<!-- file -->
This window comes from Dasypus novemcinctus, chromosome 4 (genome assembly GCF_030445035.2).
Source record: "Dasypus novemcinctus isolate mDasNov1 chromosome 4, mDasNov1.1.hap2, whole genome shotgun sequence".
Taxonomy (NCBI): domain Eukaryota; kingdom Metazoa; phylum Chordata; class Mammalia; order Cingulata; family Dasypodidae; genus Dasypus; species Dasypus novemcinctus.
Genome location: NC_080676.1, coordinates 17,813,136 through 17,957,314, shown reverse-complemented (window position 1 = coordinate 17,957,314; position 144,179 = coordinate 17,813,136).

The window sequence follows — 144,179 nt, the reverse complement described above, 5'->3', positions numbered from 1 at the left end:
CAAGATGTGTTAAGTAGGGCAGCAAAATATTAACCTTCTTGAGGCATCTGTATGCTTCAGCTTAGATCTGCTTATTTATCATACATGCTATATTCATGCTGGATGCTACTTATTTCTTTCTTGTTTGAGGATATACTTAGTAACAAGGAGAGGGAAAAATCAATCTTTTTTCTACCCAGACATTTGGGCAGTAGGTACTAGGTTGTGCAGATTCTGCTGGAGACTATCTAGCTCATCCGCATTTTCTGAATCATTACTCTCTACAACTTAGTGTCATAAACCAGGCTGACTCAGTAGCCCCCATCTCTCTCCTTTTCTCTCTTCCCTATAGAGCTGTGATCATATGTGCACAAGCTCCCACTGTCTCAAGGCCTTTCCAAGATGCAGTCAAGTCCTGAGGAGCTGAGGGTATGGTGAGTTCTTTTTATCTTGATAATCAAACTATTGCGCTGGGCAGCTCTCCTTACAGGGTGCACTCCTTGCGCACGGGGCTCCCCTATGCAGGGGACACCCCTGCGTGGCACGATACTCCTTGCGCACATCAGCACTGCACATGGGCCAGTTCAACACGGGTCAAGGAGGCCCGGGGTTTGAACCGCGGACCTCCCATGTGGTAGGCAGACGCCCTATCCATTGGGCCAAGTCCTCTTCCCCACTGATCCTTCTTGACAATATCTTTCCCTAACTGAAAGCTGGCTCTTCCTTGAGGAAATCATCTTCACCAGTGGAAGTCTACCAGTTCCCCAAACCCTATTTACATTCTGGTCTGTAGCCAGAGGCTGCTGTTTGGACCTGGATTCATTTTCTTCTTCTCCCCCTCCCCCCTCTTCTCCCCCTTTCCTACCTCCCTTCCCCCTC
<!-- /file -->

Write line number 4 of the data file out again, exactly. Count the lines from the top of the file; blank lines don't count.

Genome location: NC_080676.1, coordinates 17,813,136 through 17,957,314, shown reverse-complemented (window position 1 = coordinate 17,957,314; position 144,179 = coordinate 17,813,136).